Do you love modern quilts and other craft projects?  Do you salivate over all of the new exciting fabric lines?  Are you always looking for new ideas and inspiration?  If so, you've come to the right place.

Welcome to Fat Quarterly!

Fat Quarterly is a new e-magazine written by modern sewists for modern sewists.

New issues of Fat Quarterly will be released four times per year, and each issue will feature a vibrant mix of content by some of today's most exciting crafty bloggers, including:
  • quilting and sewing patterns
  • designer challenges
  • fabric giveaways
  • designer interviews
  • behind-the-scenes reports on quilting shows and exhibitions
  • previews of up and coming fabric lines (start saving those pennies and cents!)
  • ... and much, much more!
Who are the faces behind Fat Quarterly?  How did they become so crafty? 
Here are our introductions - In our own words.

Tacha@ HaniesFlickr tacha@fatquarterly.com

As a kid Tacha dabbled in all sorts of crafts. She spent many happy hours in her Grandma’s pottery, used to send all her relatives hand made bead necklaces and sticky home baked sweeties for Christmas every year whether they liked it or not and made clothes for her dollies.

But she only discovered her love for fabric when she moved to North Carolina and stumbled across one of the most amazing fabric stores she has ever been in. She decided then and there to make a Memory Quilt for her grandfather’s 75th birthday despite the fact she had never made a quilt before. Tacha spent hours hand piecing the quilt and true love was found. Since that moment in time it is rare to find Tacha without yarn, thread or fabric in her hand or about her person!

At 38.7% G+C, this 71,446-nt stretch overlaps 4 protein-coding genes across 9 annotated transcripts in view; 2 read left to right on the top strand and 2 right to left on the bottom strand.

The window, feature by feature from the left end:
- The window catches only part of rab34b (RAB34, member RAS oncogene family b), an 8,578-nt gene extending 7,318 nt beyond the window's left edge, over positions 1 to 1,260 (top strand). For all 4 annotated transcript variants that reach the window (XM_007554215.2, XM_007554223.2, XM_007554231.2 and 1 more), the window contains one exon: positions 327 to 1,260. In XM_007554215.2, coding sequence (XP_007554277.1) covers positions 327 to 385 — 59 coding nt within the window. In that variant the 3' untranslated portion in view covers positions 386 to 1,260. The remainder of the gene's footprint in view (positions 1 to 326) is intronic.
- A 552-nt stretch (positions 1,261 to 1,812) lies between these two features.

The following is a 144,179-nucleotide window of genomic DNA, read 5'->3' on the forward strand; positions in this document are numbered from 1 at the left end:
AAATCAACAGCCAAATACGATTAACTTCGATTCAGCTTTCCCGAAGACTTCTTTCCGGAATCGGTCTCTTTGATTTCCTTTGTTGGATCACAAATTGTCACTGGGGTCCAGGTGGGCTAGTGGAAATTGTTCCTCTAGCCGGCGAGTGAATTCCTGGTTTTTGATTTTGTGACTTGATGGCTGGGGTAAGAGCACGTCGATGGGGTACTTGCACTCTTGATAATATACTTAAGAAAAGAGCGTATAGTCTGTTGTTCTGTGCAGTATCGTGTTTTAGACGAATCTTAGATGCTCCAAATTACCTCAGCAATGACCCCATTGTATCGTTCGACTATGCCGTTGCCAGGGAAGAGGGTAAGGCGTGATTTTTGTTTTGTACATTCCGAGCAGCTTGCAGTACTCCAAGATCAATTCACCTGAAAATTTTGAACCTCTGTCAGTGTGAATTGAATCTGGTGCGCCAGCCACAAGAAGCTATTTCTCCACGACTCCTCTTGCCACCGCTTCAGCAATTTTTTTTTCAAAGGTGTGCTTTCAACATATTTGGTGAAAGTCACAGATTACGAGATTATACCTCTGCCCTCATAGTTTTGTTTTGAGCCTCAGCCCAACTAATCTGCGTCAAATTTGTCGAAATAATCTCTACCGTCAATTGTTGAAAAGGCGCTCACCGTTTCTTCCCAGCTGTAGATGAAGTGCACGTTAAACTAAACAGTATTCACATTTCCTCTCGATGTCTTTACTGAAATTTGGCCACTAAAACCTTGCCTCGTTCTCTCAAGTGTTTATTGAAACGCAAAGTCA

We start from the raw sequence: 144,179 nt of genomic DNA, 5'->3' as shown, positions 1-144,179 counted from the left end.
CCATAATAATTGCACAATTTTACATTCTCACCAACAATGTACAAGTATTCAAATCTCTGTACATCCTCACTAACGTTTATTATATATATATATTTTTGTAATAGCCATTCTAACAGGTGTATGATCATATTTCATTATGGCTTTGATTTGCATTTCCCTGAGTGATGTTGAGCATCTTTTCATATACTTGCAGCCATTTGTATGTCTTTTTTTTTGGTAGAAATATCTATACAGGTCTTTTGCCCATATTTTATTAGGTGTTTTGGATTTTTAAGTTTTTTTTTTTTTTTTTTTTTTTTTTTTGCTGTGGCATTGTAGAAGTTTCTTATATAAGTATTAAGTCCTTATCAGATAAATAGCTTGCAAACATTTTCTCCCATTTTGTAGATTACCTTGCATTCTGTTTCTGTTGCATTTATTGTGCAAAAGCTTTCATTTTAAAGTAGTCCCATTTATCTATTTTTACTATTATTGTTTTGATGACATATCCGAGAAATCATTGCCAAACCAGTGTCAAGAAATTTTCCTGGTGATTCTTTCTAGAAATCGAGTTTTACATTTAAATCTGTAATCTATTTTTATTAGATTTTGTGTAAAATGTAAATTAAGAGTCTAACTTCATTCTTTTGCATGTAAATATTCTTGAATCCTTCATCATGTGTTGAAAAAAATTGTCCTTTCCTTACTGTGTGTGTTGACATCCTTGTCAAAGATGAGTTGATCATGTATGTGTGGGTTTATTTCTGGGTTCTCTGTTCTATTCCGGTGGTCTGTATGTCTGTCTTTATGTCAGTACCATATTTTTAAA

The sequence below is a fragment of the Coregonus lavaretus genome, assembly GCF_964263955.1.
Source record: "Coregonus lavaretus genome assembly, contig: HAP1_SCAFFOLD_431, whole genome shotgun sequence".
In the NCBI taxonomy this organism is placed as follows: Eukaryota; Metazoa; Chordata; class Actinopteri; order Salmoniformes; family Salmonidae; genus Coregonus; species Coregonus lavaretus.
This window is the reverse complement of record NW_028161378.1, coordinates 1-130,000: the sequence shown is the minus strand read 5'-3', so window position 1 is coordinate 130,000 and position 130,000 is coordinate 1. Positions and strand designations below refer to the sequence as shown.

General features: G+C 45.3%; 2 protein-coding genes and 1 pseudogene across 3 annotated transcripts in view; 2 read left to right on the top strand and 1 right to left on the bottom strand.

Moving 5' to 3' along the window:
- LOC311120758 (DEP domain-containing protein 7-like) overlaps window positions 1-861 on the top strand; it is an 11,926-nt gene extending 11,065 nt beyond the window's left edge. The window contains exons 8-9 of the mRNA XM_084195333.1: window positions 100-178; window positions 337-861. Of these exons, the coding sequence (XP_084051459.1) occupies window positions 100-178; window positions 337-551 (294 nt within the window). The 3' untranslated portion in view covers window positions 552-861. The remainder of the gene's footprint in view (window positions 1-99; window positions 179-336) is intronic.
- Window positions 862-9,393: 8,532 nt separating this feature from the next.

The birth of Tacha’s two daughters just increased her need to sew, sew, sew and sew. Changing bags, cot quilts, stuffies, bibs and the list goes on. Her addiction was made worse when she discovered the online quilting community. Tacha now participates in 8 online bees and in the regular swaps held on flickr.
Not content to ever do one thing at a time, Tacha also enjoys screenprinting and carving stamps to use on fabric. She would love one day to design her own fabric line.

Katy@ imagingermonkeyFlickr katy@fatquarterly.com